APPEAL from the Appellate Court for the Second District;
heard in that court on appeal from the Circuit Court of La Salle
County; the Hon. LEONARD HOFFMAN, Judge, presiding.
MR. JUSTICE HERSHEY DELIVERED THE OPINION OF THE COURT:
Rehearing denied May 16, 1960.
In April of 1952 plaintiff, Emma Larson, obtained a decree of divorce from defendant, Alton B. Larson, in the circuit court of La Salle County. By the decree of divorce, a property settlement agreement, previously entered into between the parties, was approved by the court. By the terms of that property settlement agreement, it was provided, in part, that the husband agreed to convey an undivided one-half interest in a certain business building to his wife, and she was to assign to him all rents and income from this building and the right to rent and manage it; that he was to pay her $100 a month for support and maintenance for and during her lifetime, or until she remarries, or until further order of the circuit court of La Salle County, in consideration of her assignment of the aforesaid rentals, income and management to him; and in addition the parties agreed not to sell the aforesaid business property without the consent of both, or, lacking that consent, upon an order of sale of the circuit court.
On October 10, 1957, plaintiff filed her petition in the circuit court of La Salle County for an increase in payment for support and maintenance. The defendant, husband, denied her right to such relief. Upon hearing, the circuit court refused to hear any evidence concerning any change in circumstances or conditions of the parties since the entry of the original decree, or any evidence of defendant's other property or income, and limited the evidence and its consideration to the income from the business property. The trial court found that the $100 per month provided in the property settlement agreement was in consideration of the wife's release of certain rights in the business property, and the payments were thus limited to one-half of the net rentals therefrom, after allowance of a 5 per cent management fee, and ordered the support and maintenance payments increased to $140 per month, to be paid solely from said rentals. The plaintiff, wife, appealed from the decree of the trial court to the Appellate Court, Second District.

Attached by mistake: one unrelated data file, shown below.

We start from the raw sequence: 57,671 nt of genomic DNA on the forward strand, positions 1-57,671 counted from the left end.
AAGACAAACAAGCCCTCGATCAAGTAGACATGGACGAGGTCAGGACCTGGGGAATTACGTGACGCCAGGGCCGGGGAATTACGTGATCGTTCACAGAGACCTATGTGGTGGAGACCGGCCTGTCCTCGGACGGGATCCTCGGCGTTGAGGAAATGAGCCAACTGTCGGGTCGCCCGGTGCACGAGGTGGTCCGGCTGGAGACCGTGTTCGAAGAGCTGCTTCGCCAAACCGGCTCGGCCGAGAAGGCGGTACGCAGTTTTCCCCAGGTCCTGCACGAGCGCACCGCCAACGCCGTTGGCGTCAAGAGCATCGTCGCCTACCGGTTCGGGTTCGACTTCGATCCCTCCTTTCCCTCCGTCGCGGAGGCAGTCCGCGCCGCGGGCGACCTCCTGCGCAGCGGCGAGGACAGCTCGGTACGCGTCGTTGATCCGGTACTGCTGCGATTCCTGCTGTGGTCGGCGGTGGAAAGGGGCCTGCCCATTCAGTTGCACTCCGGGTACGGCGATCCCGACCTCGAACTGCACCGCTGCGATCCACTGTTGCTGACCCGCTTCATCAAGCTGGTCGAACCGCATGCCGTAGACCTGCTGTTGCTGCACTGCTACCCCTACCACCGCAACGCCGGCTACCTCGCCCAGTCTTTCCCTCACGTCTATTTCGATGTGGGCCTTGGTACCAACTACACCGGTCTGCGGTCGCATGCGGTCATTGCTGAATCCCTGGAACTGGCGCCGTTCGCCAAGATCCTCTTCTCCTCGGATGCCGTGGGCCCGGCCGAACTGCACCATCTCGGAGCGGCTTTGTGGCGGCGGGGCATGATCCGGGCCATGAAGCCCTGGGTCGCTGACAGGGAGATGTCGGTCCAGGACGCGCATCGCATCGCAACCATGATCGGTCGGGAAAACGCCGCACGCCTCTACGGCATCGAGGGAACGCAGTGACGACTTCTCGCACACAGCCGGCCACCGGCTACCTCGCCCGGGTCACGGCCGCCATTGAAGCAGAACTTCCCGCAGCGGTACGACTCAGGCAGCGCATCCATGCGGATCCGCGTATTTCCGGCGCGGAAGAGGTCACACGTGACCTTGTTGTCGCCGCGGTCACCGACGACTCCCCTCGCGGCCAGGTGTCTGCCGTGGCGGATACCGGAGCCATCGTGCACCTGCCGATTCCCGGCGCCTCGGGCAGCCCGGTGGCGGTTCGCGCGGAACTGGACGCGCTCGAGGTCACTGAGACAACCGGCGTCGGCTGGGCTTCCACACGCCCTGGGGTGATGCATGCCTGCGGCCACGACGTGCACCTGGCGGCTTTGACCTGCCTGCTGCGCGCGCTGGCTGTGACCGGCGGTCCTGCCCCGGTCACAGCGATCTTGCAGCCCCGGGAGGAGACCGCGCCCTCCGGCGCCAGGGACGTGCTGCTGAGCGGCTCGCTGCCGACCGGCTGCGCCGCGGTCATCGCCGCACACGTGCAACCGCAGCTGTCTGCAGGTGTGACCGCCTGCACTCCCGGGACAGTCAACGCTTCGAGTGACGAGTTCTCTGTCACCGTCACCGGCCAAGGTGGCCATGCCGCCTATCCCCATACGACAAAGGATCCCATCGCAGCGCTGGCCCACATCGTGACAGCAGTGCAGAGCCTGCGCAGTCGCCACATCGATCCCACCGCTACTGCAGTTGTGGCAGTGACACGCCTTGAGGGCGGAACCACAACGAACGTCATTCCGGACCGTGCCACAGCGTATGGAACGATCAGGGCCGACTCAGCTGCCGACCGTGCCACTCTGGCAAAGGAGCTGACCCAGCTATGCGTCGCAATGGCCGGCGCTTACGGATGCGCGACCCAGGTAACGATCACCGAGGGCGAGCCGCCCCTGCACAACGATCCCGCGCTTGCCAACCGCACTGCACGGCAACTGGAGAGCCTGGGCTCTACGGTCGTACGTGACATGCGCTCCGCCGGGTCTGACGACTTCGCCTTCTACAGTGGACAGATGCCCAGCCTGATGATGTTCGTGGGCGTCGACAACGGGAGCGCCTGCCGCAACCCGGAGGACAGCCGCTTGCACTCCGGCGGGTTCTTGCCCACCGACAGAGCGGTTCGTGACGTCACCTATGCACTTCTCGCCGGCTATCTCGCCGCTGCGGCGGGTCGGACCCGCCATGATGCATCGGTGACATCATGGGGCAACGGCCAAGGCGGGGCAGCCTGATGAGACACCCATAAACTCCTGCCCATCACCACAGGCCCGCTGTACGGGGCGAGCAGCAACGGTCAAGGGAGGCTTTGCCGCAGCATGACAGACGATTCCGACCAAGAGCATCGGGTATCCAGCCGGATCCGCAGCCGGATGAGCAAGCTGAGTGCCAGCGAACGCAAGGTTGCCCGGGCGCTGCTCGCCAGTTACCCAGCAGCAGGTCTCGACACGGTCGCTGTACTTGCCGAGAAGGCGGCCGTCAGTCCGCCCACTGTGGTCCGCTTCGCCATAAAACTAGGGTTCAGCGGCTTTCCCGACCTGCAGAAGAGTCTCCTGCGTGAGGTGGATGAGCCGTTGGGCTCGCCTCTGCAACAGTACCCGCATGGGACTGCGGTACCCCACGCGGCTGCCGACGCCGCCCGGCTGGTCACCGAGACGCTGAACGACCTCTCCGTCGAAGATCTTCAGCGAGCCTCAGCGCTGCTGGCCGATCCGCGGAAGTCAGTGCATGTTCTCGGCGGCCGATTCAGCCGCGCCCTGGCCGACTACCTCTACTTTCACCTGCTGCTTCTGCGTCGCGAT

Upon review, the Appellate Court reversed the decree and remanded the cause to the trial court with directions to eliminate from its decree and order all provisions limiting the right of the plaintiff to receive support payments to the amount of the net rentals of the business property, and all provisions terminating the payment of such support upon sale of the said property, and directed the trial court to determine, from evidence taken and any additional evidence that may be submitted on the question of changed conditions and circumstances, the reasonable amount to be paid by the defendant to the plaintiff for her support and maintenance on the basis of any changed conditions and circumstances since the entry of the original divorce decree.
The cause comes here upon petition for leave to appeal, filed in this court by the defendant husband, without benefit of answer to the petititon. Upon allowance of the petition, a brief was filed by respondent. Among other issues, it is asserted that the decision is not final and appealable, and that this court has no jurisdiction to entertain this appeal, and this question must be determined before we proceed further.
In a comprehensive review of the existing law upon the subject, in Morris v. Beatty, 390 Ill. 568, we found that the only judgments of the Appellate Court that were subject to review in the Supreme Court were those that were final in the sense that they fully decided and disposed of the rights of the parties to the cause. We have generally held that a judgment of the Appellate Court which reversed a judgment or decree of the trial court and remanded the cause with "specific directions which determined the rights of the parties," so that nothing remained to be done in the trial court except to execute the mandate, was a final appealable judgment. Tribune Co. v. Emery Motor Livery Co. 338 Ill. 537.
Here the Appellate Court reversed the trial court and remanded with specific directions to eliminate certain provisions of the decree and required only that the trial court execute the mandate in those regards. However, the order of the Appellate Court also directs the trial court to determine and fix reasonable support payments to be paid to plaintiff by defendant, from evidence taken or that may be submitted on the question of changed conditions and circumstances since the entry of the decree. The real merit of this controversy is whether the plaintiff is entitled to increased support and maintenance payments, and the order of the Appellate Court does not fully decide and dispose of the rights of the parties to the cause by its directions to the trial court. The real merits of the controversy are yet to be determined. The ultimate issue is not disposed of, but only matters distinct from the ultimate question to be determined as in Ylonen v. Ylonen, 2 Ill.2d 111. The other cases cited by defendant in defense of this issue are all cases in which the trial court, upon remandment, had only to execute the mandate of the order, and do not apply here.
This judgment of the Appellate Court is not final and appealable, and this court has no jurisdiction to entertain this appeal. The appeal is, therefore, dismissed.